Volume 72: Macarthur family correspondence relating to wine, 1846-1900: No. 113
Bordeaux Tuesday Octr. 16th
Came up in the Steamer from the Medoc this morning. The banks of the river are very pretty as you approach the city particularly on the opposite side. The ranges of hills, much resembling in line & form those about Campbell town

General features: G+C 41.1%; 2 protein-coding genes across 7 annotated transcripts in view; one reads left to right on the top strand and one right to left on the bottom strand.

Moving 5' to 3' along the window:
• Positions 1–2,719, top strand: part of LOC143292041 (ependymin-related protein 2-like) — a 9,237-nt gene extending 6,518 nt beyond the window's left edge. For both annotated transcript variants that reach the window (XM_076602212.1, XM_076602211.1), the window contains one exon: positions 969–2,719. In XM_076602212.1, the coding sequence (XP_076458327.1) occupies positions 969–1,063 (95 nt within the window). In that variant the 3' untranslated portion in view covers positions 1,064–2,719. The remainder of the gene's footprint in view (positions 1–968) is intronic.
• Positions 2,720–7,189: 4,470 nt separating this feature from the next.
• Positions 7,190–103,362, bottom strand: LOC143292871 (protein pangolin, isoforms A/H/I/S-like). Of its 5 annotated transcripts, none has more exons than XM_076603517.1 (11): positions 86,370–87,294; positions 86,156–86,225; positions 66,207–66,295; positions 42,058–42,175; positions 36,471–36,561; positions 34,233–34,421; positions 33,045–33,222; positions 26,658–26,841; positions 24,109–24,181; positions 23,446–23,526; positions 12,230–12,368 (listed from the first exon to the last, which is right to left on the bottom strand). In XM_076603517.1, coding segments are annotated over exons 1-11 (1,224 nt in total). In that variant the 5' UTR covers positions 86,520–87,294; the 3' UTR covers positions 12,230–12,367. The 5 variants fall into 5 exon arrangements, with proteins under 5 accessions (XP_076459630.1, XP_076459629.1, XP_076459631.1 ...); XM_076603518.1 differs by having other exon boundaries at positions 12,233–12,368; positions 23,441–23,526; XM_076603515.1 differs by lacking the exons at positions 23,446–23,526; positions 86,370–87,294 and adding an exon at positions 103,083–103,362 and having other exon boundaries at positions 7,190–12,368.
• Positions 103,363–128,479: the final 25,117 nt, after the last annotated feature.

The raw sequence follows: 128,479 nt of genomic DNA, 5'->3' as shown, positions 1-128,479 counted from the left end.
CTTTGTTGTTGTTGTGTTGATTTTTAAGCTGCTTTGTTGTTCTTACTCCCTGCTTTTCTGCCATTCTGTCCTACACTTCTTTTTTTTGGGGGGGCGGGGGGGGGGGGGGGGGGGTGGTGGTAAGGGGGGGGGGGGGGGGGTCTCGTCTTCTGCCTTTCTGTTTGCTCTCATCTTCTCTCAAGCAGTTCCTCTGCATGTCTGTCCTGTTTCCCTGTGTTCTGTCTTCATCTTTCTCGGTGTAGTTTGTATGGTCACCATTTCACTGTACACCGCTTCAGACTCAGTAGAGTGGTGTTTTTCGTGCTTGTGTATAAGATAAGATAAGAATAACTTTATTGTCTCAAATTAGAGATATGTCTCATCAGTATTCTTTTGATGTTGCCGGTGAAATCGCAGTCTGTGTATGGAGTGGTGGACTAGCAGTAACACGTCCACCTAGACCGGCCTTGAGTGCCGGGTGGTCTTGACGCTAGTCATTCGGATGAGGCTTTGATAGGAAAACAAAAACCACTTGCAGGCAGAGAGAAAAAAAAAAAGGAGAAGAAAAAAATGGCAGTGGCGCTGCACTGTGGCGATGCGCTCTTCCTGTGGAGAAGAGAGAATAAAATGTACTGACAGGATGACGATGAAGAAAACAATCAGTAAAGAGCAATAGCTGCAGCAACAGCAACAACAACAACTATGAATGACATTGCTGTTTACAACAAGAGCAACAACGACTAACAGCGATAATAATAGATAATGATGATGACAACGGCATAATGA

and but in high cultivation, with numerous villas, diversify the landscapes. They however only produce indifferent wine. I carefully examined the Medoc country the last two days and made a little excursion into the "Landes" which skirt it immediately to the west. Indeed the "Medoc" seems to be merely a narrow strip of very gently undulating country separating the almost dead level Landes from the River, and not above a mile on two wide. The "Landes" are all private property cut up into fields divided generally by ditches & trenches and seem to consist of the same pebbly strata (but intermingled with [peat?]) which characterise the whole country. It seems to be no more than a raised beach or estuary. Much of the Landes is planted with vines but they are said not to yield well; to be perpetually subject to some accident. Pine woods are said to answer best and we saw much land sown with crops of Pinus Maritima from one to perhaps 30 or 40 years old or more. Some also we saw in its original heath with numerous ancient tumuli the origin of which they do not know. You can see no reasons, its level surface & bad drainage excepted why much of it should not yield as good wine as the finest parishes in the Medoc. So also in the Medoc, you can see no reason from the surface, on judging by sections of the underlying strata, which ore occasionally sits by the roadsides, why much vineyard which gives only common wine should not be as good as the best. I never saw greater uniformity of character over such an extent; a little more stoney in one spot than another. It is much more uniform in its level than I imagined, not a hill existing as high & bold as the one on which our house at Camden stands but rather like the gentler slopes up from Chapmans Corner & about the Germans cottages with the summits as broad & level as Chapmans Corner itself. Barton & Guestiers House besides possessing Leoville, Langoa Beychevelle &c &c rented for ten years Chateau Margaux, & Chateau La Tour in conjunction with their relatives the Johnstons, thus securing themselves the whole of these 1st growths.